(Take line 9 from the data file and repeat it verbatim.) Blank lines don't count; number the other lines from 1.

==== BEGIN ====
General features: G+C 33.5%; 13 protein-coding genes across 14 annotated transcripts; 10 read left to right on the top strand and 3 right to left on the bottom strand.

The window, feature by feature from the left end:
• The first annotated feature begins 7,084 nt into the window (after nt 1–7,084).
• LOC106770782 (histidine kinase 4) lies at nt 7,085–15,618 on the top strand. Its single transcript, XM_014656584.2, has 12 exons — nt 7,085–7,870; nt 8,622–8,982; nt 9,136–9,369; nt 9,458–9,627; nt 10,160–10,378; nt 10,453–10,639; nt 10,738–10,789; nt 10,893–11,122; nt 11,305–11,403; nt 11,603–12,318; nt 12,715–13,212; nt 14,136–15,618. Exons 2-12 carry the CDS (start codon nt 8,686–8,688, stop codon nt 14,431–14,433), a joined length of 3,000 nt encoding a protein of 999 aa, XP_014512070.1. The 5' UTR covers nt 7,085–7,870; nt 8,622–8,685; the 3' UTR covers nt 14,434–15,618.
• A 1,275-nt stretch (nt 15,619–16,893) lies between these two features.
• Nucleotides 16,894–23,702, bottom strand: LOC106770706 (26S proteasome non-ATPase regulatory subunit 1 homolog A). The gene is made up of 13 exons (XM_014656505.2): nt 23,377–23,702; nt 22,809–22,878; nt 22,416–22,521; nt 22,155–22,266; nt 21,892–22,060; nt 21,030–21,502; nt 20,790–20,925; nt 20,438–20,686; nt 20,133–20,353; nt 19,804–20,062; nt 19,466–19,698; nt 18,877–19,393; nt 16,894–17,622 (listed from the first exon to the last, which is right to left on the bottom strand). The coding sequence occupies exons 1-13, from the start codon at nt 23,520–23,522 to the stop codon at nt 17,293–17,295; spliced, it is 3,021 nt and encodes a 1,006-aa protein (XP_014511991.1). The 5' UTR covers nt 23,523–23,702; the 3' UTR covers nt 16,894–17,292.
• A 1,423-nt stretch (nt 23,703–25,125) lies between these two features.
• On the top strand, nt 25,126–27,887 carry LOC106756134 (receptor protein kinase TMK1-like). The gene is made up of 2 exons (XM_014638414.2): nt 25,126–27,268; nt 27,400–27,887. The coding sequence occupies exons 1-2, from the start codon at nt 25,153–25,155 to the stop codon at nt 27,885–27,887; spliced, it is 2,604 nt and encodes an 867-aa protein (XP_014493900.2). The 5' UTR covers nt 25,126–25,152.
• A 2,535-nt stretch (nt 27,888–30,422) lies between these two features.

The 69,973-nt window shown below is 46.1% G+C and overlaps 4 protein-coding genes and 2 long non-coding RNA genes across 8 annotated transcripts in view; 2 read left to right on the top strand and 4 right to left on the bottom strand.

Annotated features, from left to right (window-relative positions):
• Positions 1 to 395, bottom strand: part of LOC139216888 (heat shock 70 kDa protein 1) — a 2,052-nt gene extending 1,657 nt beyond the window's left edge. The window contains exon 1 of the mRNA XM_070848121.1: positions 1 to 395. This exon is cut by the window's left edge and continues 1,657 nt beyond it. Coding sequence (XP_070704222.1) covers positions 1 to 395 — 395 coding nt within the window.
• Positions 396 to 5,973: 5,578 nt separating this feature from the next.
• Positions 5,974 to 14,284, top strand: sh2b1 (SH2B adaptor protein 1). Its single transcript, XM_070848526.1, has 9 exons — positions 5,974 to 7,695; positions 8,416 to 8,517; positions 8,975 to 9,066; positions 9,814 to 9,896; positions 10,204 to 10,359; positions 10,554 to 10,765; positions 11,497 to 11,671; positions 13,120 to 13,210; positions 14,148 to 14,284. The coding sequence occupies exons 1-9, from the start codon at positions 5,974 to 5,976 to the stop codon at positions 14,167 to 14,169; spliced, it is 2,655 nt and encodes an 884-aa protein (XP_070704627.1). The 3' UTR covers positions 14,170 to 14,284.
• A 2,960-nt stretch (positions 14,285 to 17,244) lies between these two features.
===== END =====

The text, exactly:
• A 2,535-nt stretch (nt 27,888–30,422) lies between these two features.